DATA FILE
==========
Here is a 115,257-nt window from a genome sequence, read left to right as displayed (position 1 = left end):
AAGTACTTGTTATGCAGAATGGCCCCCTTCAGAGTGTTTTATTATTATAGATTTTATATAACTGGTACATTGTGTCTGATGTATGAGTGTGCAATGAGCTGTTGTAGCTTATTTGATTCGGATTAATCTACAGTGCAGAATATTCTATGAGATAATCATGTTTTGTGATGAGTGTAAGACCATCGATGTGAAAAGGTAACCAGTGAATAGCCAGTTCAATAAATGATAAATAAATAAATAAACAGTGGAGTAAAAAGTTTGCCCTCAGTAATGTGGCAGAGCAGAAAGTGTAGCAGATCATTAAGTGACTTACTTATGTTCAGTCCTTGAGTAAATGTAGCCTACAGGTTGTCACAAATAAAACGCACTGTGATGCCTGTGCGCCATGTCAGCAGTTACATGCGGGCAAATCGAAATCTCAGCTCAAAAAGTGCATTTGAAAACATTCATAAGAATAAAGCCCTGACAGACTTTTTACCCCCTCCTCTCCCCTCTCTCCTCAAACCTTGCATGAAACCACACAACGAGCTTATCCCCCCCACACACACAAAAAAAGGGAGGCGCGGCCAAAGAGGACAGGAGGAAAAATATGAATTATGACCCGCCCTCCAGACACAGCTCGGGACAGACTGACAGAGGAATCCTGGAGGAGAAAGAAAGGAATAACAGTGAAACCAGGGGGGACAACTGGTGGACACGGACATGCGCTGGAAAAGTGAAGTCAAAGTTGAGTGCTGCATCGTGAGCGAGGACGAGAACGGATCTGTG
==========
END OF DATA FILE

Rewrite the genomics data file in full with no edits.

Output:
Here is a 115,257-nt window from a genome sequence, read left to right as displayed (position 1 = left end):
AAGTACTTGTTATGCAGAATGGCCCCCTTCAGAGTGTTTTATTATTATAGATTTTATATAACTGGTACATTGTGTCTGATGTATGAGTGTGCAATGAGCTGTTGTAGCTTATTTGATTCGGATTAATCTACAGTGCAGAATATTCTATGAGATAATCATGTTTTGTGATGAGTGTAAGACCATCGATGTGAAAAGGTAACCAGTGAATAGCCAGTTCAATAAATGATAAATAAATAAATAAACAGTGGAGTAAAAAGTTTGCCCTCAGTAATGTGGCAGAGCAGAAAGTGTAGCAGATCATTAAGTGACTTACTTATGTTCAGTCCTTGAGTAAATGTAGCCTACAGGTTGTCACAAATAAAACGCACTGTGATGCCTGTGCGCCATGTCAGCAGTTACATGCGGGCAAATCGAAATCTCAGCTCAAAAAGTGCATTTGAAAACATTCATAAGAATAAAGCCCTGACAGACTTTTTACCCCCTCCTCTCCCCTCTCTCCTCAAACCTTGCATGAAACCACACAACGAGCTTATCCCCCCCACACACACAAAAAAAGGGAGGCGCGGCCAAAGAGGACAGGAGGAAAAATATGAATTATGACCCGCCCTCCAGACACAGCTCGGGACAGACTGACAGAGGAATCCTGGAGGAGAAAGAAAGGAATAACAGTGAAACCAGGGGGGACAACTGGTGGACACGGACATGCGCTGGAAAAGTGAAGTCAAAGTTGAGTGCTGCATCGTGAGCGAGGACGAGAACGGATCTGTG